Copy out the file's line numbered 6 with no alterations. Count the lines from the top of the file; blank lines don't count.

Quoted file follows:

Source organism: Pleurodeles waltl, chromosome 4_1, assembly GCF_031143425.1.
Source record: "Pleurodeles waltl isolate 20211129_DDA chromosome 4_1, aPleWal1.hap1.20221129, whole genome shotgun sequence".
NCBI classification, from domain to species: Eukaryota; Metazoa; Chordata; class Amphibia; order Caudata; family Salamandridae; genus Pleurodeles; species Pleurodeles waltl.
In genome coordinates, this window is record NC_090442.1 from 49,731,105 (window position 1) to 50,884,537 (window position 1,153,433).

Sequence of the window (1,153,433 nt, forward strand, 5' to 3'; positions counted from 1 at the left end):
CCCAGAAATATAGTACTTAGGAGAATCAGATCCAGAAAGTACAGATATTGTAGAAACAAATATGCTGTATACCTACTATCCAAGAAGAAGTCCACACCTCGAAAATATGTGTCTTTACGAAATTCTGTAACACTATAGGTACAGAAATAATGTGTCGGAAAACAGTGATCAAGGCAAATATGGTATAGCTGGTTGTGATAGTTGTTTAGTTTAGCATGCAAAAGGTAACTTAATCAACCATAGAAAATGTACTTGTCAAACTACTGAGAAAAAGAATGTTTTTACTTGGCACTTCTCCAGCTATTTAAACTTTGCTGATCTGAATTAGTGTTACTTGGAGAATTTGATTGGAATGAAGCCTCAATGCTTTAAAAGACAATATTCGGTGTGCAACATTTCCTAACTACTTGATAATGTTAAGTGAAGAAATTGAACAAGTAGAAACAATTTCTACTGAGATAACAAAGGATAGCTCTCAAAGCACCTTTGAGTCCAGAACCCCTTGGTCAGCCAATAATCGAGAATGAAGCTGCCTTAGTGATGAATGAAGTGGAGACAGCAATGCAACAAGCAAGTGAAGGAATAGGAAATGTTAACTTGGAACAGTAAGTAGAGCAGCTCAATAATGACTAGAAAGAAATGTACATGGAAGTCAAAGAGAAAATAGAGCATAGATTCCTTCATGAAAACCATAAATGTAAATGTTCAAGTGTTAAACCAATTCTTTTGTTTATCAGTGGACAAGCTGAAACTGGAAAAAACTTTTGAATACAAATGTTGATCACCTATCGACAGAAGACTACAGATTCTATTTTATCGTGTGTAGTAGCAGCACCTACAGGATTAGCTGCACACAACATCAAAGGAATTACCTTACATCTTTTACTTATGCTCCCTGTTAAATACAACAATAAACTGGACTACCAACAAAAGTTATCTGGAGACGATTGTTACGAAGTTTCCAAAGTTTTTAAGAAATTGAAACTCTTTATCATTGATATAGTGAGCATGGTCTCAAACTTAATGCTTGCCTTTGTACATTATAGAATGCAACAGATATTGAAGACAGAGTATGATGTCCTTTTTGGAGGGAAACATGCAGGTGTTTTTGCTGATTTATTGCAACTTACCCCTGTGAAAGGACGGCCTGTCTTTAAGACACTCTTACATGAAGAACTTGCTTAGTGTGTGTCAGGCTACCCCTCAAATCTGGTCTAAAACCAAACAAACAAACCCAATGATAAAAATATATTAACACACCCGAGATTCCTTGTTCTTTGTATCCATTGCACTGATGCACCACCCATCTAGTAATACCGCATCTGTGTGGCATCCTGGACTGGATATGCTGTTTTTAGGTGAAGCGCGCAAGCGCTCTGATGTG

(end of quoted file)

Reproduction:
CCCAGAAATATAGTACTTAGGAGAATCAGATCCAGAAAGTACAGATATTGTAGAAACAAATATGCTGTATACCTACTATCCAAGAAGAAGTCCACACCTCGAAAATATGTGTCTTTACGAAATTCTGTAACACTATAGGTACAGAAATAATGTGTCGGAAAACAGTGATCAAGGCAAATATGGTATAGCTGGTTGTGATAGTTGTTTAGTTTAGCATGCAAAAGGTAACTTAATCAACCATAGAAAATGTACTTGTCAAACTACTGAGAAAAAGAATGTTTTTACTTGGCACTTCTCCAGCTATTTAAACTTTGCTGATCTGAATTAGTGTTACTTGGAGAATTTGATTGGAATGAAGCCTCAATGCTTTAAAAGACAATATTCGGTGTGCAACATTTCCTAACTACTTGATAATGTTAAGTGAAGAAATTGAACAAGTAGAAACAATTTCTACTGAGATAACAAAGGATAGCTCTCAAAGCACCTTTGAGTCCAGAACCCCTTGGTCAGCCAATAATCGAGAATGAAGCTGCCTTAGTGATGAATGAAGTGGAGACAGCAATGCAACAAGCAAGTGAAGGAATAGGAAATGTTAACTTGGAACAGTAAGTAGAGCAGCTCAATAATGACTAGAAAGAAATGTACATGGAAGTCAAAGAGAAAATAGAGCATAGATTCCTTCATGAAAACCATAAATGTAAATGTTCAAGTGTTAAACCAATTCTTTTGTTTATCAGTGGACAAGCTGAAACTGGAAAAAACTTTTGAATACAAATGTTGATCACCTATCGACAGAAGACTACAGATTCTATTTTATCGTGTGTAGTAGCAGCACCTACAGGATTAGCTGCACACAACATCAAAGGAATTACCTTACATCTTTTACTTATGCTCCCTGTTAAATACAACAATAAACTGGACTACCAACAAAAGTTATCTGGAGACGATTGTTACGAAGTTTCCAAAGTTTTTAAGAAATTGAAACTCTTTATCATTGATATAGTGAGCATGGTCTCAAACTTAATGCTTGCCTTTGTACATTATAGAATGCAACAGATATTGAAGACAGAGTATGATGTCCTTTTTGGAGGGAAACATGCAGGTGTTTTTGCTGATTTATTGCAACTTACCCCTGTGAAAGGACGGCCTGTCTTTAAGACACTCTTACATGAAGAACTTGCTTAGTGTGTGTCAGGCTACCCCTCAAATCTGGTCTAAAACCAAACAAACAAACCCAATGATAAAAATATATTAACACACCCGAGATTCCTTGTTCTTTGTATCCATTGCACTGATGCACCACCCATCTAGTAATACCGCATCTGTGTGGCATCCTGGACTGGATATGCTGTTTTTAGGTGAAGCGCGCAAGCGCTCTGATGTG